PFLP Leader Is Safer in Prison than Free

CIA director George Tenet knew – even before he talked to Yasser Arafat Tuesday, June 4, on ways of de-terrorizing and reforming the Palestinian tangled security apparatus – that he would be going back to Washington empty-handed.
After five years, Arafat finally signed a Palestinian Authority juridical system into existence, supposedly as an independent arm of authority. In its first ruling, the three-member bench meeting in Ramallah, ordered the release of Ahmed Saadat, who as secretary general of the Damascus-based radical Palestine Front for the Liberation of Palestine, is accused by Israel of engineering the assassination last year of the Israeli minister of tourism Rehavam Zeevi.
Saadat, holed up with Arafat by Israeli troops in Ramallah for more than a month, was sent to a Palestinian prison in Jericho in May in the custody of American and British guards, under a deal Israel and the Palestinians signed for the lifting of the IDF siege around Arafat’s Ramallah compound.
Under this deal, Israel waived its immediate demand for Saadat’s extradition, together with that five other wanted terrorists incarcerated with him.
No sooner had the new “reformed” court handed down its first ruling Monday, June 3, when it was overruled by the Palestinian cabinet on Arafat’s orders.
So much for an independent judiciary. It showed Tenet, if he did not know already, that all the ‘reformed” Palestinian institutions, whether the courts, a security force streamlined from twelve organs – all heavily engaged in terror – to four, or a government whittled down from 32 ministers to 19 or 20, would come out of the overhaul unchanged; Arafat, like all totalitarian rulers, may pay lip service to the trappings of democracy, but he will never loosen his grip on authority or allow anyone to hire or fire appointees in his regime.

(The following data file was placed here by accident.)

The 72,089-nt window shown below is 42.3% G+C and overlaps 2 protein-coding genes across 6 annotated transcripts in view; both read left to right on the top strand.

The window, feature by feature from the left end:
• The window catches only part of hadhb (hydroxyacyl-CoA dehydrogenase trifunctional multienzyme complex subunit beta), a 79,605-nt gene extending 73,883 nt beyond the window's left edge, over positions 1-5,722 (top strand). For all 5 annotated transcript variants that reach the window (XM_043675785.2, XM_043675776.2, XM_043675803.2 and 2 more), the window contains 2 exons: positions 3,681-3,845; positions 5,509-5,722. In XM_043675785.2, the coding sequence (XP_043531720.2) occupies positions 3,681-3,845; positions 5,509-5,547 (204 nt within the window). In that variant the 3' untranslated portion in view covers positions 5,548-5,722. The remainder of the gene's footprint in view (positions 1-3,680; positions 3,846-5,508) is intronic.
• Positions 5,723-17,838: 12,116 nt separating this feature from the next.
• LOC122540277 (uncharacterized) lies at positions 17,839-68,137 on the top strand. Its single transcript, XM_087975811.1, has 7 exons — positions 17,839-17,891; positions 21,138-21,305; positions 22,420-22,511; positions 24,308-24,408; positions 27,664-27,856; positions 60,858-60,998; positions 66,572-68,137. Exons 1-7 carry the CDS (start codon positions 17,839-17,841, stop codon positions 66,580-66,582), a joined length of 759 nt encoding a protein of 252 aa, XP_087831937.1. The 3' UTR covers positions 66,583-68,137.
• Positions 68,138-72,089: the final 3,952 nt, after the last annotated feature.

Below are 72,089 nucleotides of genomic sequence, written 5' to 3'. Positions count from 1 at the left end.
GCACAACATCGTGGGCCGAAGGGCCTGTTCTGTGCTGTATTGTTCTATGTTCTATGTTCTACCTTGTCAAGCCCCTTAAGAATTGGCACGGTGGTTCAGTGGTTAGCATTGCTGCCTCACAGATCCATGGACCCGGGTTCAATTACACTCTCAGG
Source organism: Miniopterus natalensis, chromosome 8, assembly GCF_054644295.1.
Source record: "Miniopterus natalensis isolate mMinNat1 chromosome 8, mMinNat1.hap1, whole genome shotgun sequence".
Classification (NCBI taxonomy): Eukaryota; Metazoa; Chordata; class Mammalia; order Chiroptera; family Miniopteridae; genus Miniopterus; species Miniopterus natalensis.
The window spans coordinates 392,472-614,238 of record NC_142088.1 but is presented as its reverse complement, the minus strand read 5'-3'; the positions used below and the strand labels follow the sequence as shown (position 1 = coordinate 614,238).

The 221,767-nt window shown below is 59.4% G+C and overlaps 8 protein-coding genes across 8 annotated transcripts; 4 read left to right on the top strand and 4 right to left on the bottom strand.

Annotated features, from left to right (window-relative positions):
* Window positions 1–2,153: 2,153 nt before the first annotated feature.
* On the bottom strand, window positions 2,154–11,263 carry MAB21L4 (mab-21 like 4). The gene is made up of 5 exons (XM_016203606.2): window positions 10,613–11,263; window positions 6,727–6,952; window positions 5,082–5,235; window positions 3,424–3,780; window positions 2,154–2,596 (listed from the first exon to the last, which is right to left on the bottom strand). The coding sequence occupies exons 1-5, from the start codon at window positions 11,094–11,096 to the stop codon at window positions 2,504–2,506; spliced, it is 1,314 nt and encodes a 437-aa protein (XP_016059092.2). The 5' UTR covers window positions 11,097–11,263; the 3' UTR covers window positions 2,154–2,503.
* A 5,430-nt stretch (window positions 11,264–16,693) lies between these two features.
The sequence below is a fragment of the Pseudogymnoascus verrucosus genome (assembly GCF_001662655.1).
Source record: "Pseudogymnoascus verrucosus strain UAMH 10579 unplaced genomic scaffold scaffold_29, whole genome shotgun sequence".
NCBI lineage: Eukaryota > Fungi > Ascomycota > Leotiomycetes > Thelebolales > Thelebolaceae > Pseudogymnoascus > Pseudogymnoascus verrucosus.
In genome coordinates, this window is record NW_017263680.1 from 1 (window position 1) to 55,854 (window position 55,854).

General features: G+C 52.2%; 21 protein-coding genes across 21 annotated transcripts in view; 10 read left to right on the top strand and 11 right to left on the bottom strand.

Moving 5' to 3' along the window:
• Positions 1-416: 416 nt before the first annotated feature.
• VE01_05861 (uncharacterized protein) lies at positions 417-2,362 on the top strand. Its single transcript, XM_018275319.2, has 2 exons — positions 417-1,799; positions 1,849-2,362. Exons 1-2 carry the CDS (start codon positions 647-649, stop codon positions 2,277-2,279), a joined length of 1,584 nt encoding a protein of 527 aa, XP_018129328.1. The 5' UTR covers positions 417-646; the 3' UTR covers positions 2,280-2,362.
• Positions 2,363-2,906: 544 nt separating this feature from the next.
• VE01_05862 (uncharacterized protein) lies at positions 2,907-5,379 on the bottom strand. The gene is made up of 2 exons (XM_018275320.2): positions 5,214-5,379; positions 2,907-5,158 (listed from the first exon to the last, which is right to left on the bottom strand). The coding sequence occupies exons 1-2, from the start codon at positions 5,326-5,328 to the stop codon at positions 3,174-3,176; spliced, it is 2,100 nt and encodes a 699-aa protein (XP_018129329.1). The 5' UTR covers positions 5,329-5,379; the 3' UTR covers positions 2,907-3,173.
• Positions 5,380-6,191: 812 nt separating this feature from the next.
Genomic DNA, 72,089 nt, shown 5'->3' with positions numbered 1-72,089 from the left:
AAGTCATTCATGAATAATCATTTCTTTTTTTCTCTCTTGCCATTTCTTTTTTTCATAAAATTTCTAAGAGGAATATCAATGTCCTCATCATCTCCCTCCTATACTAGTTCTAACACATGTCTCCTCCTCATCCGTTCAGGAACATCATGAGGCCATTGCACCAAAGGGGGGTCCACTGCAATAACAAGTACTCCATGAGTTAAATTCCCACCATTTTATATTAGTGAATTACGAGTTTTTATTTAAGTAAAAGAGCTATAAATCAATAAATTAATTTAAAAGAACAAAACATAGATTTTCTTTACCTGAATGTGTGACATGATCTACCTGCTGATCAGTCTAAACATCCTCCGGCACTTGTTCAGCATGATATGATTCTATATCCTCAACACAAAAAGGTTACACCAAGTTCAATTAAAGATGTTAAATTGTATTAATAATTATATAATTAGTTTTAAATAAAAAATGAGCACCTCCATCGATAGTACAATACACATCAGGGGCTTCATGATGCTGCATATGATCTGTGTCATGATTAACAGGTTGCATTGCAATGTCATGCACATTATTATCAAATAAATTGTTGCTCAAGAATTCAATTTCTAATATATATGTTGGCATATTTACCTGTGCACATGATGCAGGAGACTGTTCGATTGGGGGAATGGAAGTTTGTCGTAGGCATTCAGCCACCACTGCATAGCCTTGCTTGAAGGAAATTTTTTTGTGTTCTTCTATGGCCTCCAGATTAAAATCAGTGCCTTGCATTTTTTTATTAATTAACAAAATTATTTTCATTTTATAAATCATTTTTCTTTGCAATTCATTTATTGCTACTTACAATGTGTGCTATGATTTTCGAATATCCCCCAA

The Palestinian pretext for reversing the court ruling was “Israel threats” on Saadat’s life.
According to debkafile‘s intelligence sources, this Palestinian hardliner has more than one reason for not venturing out of the golden cage in which the six wanted men are confined in Jericho. Clearly, he would prefer not to be nabbed by Israeli forces, but he is just as leery of his erstwhile protector, Yasser Arafat. The PFLP leader, locked up in Arafat’s private quarters in Ramallah for 34 days, has become the repository of too many secrets for his colleague’s comfort, such as the ways in which Arafat instigates terror and the exact nature of his ties with Tehran, Damascus, Baghdad and Beirut. Sharon knows he can count on Saadat not being tempted by the opened door to walk free of his safe berth just yet.
As to Arafat’s daily announcements of plans to reform his ruling system, Tenet has been bitten by the Palestinian leader before. Almost two years ago, Arafat reneged on a solemn promise he gave the CIA chief and President Clinton at Sharm al-Sheikh to renounce terror in public and in Arabic, and to cooperate in the activation of a security coordinating system.
A year ago, another Arafat pledge to abide by a ceasefire Tenet himself arranged hurriedly, after a Palestinian suicide bomber killed 21 teenagers in a Tel Aviv discotheque, was broken almost as soon as it was made. In between the two, stretches a long string of double-dealing by Arafat with the CIA director.
debkafile‘s military sources say this time will be no different. After a brief slowdown in the Palestinian terror assault, the flames are expected to rise high again as soon as all three US officials shuttling through the Middle East, the State Department’s William Burns, the Pentagon’s Douglas Feith and Tenet, have gone home tomake their reports to the White House’s top team. They will be in time to prepare Egyptian president Hosni Mubarak’s weekend talks with president George W. Bush, after which Israel’s Ariel Sharon arrives in Washington next Monday, June 10. Next week may also see Syrian foreign minister Farouk Shara in the US capital.
All this week, Syrian, Saudi, and Egyptian officials have been to-ing and fro-ing between their capitals, putting their heads together on the next phase of the Middle East crisis: Bush expects to spend a busy week consulting with his visitors on where to go next, even though the clouds of war gather over the equally intractable Indian-Pakistani dispute over Kashmir.

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